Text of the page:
p. 567, Fig. 12.37: 襲e쯳pan>: ⾷here? occurrences).

p. 569, Fig. 12.40, last line of query: 䡲tsign쯳pan> 䡲sign쯳pan>

p. 569, para. 2, line 5: ﵮger쯳pan> 줥r쯳pan>

p. 569, SQL syntax: 嬥ct * | [all | distinct] ༯span> 嬥ct [all | distinct] * | span>

p. 580, SQL syntax: 좾outer] {left | right | full}쯳pan> 좾left | right | full} [outer]쯳pan>

p. 606, Table 12.13: 鳴inct쯳pan> 䩳tinct]賩x occurrences).

p. 606, para. 3: Replace by 襠count function may be used in two ways. Count ( * ) returns the number of rows in the specified table, whereas count ( colname ) returns the number of values in the named column. If distinct is specified with a bag function, any duplicates are excluded. If duplicates are wanted, the keyword all may be used; however, since this is the default, it is often omitted. For obvious reasons, adding distinct to max or min has no effect.ﳰan>

p. 607, end of third set of code examples: 尩ଔ 尩l쯳pan>

p. 609, Ex. 12.9: 襠Log table ༯span> The Log table span>

p. 610, Ex. 12.9 Q. 2(a): 崡il price " cost price쯳pan> 崡il price - cost price쯳pan>

p. 611, final para.: Indent first line.

p. 617, SQL syntax: 嬥ct * | [all | distinct] ༯span> 嬥ct [all | distinct] * | span>

p. 617, SQL syntax: 좾outer] {left | right | full}쯳pan> 좾left | right | full} [outer]쯳pan>

p. 634, SQL syntax: 嬥ct * | [all | distinct] ༯span> 嬥ct [all | distinct] * | span>

p. 634, SQL syntax: 좾outer] {left | right | full}쯳pan> 좾left | right | full} [outer]쯳pan>

p. 644, Schema diagram: 龃ar ( empNr, carRegNr )쯳pan> 龄rives (empNr, carRegNr )쯳pan>

p. 648, Fig. 13.2; Add arrows from Ann to David and from Bill to Chris.

p. 646, Sec. 13.3, para. 2, line 6: �emetation쯳pan> �ementation쯳pan>

p. 698, Fig. 14.6: ?S1 corresponds to 쩾B = b1꼯span> ?Si corresponds to 쩾B = bi쯳pan>

p. 698, Fig. 14.16, Corollary 4: Change to: ﳰan>An equality constraint over Cಯles in the RHS implies a frequency constraint of ﳰan>n on C튲ole in the LHS. If the equality constraint applies and each of C튲oles in the RHS has a UC then this is equivalent to a frequency constraint of n on Cಯle in the LHS combined with an external UC over the roles of B and C in the LHS (thus extending Corollary 2).쯳pan>

p. 728, Fig. 14.49: 龏ld.feeyear꼯span> 龏ld.feeYear쯳pan>

p. 731, Fig. 14.52: Add a mandatory role constraint to Judgeಯle.

p. 731, para. 2: Insert before second last sentence: ﳰan>The inclusive-or component of the exclusive-or constraints on the Player and Judge roles is implied in the global schema, so is ignored in the relational mapping쯳pan>

p. 732, Fig. 14.54: Strengthen the exclusion constraints on the Judge and Player roles to exclusive-or constraints.

p. 742, para. 1: Replace by: Codd튯riginal work on 2NF and 3NF classified attributes as ⩭eﲠﮭprimeꤥpending on whether or not they belong to some candidate key. We now use the terms 幠attribute?ﮫey attribute?these concepts. So a key attribute belongs to some key (primary or alternate), and a nonkey attribute belongs to no key.

p. 745, para. 1: Replace the text by the following, and move this new version to become the first paragraph on p. 742: The principle underlying the refinement to second and third normal forms has been nicely summarized by Bill Kent (1983) as follows: யnkey field must provide a fact about the key, the whole key, and nothing but the keyԨis should be refined by replacing the final occurrence of 襠key⹠૥y쯳pan>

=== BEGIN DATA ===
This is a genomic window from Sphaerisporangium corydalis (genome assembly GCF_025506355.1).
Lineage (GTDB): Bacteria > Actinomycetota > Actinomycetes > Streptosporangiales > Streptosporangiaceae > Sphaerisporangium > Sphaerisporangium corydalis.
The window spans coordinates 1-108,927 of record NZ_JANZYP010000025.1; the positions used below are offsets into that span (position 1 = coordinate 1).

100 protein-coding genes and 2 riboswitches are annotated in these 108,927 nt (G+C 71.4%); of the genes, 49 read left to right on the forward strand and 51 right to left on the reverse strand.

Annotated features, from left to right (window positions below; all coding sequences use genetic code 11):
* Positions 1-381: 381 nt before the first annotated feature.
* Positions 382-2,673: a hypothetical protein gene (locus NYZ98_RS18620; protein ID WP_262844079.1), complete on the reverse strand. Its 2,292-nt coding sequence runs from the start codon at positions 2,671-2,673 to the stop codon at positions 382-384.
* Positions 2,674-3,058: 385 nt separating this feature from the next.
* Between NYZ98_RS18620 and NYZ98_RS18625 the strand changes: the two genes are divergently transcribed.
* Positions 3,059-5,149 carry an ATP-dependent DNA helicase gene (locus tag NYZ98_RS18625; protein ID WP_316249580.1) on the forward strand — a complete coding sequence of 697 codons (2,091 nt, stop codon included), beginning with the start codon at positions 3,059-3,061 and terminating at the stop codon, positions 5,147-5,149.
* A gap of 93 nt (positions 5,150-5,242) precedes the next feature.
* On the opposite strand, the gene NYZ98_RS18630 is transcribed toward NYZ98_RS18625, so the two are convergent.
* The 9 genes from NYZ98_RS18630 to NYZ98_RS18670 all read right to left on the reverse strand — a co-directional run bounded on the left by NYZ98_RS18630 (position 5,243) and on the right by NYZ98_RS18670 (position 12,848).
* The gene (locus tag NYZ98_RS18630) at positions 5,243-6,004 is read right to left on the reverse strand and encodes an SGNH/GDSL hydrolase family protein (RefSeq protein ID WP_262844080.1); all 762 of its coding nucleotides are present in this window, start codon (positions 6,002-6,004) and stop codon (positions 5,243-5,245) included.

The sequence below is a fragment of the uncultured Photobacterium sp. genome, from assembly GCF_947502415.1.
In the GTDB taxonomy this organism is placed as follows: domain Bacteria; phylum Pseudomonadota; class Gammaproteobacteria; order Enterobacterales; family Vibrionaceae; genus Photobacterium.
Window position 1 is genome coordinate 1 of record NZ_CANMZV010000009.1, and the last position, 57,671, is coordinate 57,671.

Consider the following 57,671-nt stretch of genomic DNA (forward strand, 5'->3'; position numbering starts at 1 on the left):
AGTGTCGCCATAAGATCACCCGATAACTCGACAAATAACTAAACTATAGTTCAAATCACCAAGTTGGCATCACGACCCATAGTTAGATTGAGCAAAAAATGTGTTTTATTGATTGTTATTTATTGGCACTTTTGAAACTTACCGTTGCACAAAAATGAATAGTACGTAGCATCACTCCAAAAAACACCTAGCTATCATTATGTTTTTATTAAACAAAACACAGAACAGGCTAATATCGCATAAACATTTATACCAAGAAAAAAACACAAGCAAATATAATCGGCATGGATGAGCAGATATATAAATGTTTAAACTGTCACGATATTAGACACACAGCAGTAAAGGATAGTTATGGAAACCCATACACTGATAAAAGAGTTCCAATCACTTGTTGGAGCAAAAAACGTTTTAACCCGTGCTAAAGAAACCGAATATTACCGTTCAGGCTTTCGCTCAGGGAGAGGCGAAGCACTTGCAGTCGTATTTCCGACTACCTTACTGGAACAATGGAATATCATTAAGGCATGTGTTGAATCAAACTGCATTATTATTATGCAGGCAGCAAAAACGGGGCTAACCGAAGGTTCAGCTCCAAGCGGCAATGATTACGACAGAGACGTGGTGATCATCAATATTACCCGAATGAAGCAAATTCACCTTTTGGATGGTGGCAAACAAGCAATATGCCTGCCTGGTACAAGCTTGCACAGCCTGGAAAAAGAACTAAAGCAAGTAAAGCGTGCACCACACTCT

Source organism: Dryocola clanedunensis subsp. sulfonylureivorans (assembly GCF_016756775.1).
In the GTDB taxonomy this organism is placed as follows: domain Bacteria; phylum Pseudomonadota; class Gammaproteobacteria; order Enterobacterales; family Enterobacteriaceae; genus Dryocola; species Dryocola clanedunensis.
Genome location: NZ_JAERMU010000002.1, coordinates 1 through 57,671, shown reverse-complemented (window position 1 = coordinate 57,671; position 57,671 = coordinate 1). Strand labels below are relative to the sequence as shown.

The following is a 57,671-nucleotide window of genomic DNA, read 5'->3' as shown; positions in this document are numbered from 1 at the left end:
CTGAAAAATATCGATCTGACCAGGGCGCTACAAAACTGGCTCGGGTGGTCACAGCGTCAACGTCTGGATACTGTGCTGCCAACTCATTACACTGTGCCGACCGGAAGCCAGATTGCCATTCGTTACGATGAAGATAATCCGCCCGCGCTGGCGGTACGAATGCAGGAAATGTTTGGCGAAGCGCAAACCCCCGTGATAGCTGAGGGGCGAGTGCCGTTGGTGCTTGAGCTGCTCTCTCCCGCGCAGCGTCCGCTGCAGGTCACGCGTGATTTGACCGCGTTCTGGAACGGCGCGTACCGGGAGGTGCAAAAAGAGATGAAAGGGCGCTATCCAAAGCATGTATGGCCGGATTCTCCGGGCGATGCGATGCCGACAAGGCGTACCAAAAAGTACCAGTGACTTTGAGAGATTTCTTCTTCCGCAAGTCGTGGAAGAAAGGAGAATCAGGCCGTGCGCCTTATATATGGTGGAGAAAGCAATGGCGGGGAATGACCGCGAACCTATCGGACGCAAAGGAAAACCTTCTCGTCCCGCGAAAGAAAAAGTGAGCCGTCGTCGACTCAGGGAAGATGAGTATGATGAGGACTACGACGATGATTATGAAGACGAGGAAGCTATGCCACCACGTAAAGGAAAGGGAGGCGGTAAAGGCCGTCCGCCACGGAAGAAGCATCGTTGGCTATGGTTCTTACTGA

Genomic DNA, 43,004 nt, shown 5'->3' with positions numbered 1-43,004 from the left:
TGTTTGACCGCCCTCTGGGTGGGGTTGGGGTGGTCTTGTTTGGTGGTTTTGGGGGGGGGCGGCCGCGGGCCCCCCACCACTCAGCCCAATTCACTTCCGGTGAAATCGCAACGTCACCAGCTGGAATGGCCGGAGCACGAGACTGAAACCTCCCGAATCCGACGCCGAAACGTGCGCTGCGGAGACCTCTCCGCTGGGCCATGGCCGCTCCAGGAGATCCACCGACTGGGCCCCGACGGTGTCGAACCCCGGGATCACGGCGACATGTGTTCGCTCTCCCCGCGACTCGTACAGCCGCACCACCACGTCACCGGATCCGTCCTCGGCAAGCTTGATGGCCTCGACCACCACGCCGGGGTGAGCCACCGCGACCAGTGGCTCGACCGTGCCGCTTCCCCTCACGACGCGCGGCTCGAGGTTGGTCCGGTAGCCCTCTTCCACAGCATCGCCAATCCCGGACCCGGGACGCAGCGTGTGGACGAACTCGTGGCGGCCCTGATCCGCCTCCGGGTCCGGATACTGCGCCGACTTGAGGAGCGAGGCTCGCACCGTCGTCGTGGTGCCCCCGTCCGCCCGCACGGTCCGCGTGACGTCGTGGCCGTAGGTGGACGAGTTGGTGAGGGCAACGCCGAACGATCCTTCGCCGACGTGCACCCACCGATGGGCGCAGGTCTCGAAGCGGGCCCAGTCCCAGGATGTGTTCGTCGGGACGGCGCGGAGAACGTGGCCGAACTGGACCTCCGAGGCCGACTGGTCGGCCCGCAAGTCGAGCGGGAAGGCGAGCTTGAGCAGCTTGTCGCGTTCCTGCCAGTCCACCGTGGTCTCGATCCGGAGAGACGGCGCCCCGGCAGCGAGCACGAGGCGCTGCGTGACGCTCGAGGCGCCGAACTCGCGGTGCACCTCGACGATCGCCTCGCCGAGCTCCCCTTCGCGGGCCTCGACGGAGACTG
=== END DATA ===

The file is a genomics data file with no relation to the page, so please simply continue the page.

p. 790, Fig. 15.19: e)쯳pan> (.name)Өid)쯳pan> ?쯳pan>

p. 791, Fig. 15.20: e)쯳pan> (.name)Өid)쯳pan> ?쯳pan>

p. 792, Fig. 15.21: e)쯳pan> (.name)Өid)쯳pan> ?ﳰan>

p. 793, Fig. 15.22: reverse the direction of the subset constraint; e)쯳pan> (.name)Өid)쯳pan> ?Өcode)쯳pan> de)쯳pan>

p. 794, Fig. 15.23: e)쯳pan> (.name)Өid)쯳pan> ?쯳pan>

p. 795, Fig. 15.24: e)쯳pan> (.name)Өid)쯳pan> ?Өcode)쯳pan> de)쯳pan>

p. 820, line 4: ͌쯳pan> ͎쯳pan>

p. 829, Ex. 15.7, Q. 2 Figure: ᭥쯳pan> 䥭NameӨcode)쯳pan> de)Өnr)쯳pan> ?Ӓeport쯳pan> 尯rt(.nr)ಥmove ReferenceNumber fact type.

p. 840, para. 3, line 1: 䡲쯳pan> 䯲e쯳pan>

p. 864, Sec. 16.6, line 4: 衮ge쯳pan> 衮ge?쯳pan>

p. 865, para. 1, line 8: 䥮tifers쯳pan> 䥮tifiers쯳pan>

p. 866, Fig. 16.20: 岲y Halpin쯳pan>"Terry Halpin".

p. 868, final para., line 1: 壡rations쯳pan> 壬arations쯳pan>

p. 868, final line: 촻owl:Restriction>쯳pan> ?owl:Restriction>쯳pan>

p. 887, Ex. 16.8, Q. 4 figure: 鲴hplace of쯳pan> 襠birthplace ofࡤd to Country, Buss Pass and Parking Bay ࠪ㯵ntry codeӣꠠpass nrӣꠢay nr쯳pan>

p. 900, Subtyping, first para.: ?i>A쯳pan> ?i>B쯳pan>

p. 911, first entry: 緮쯳pan> 緮쯳pan>

p. 911, Fact-Oriented Modeling Tools, NORMA entry: delete final ?span>

p. 911, 3rd last line: 馡쯳pan> ᣨmanInternational쯳pan>

p. 914, Carver and Halpin reference: 㥭antic NormalizationΥumont University Technical Report.쯳pan> ᴯmicity and Normalization?Proc. EMMSAD2008, eds, T. Halpin, J. Krogstie, and H. Proper, CEUR, Montpellier, June 2008.ﳰan>

pp. 914-924: Page headers should read 颬iography쯳pan>

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p. 918: ᬰin, T.2000c쯳pan> ᬰin, T. 2000c쯳pan>

p. 936, ﰵlar reference mode, 84. 105쯳pan> ﰵlar reference mode, 84, 105쯳pan>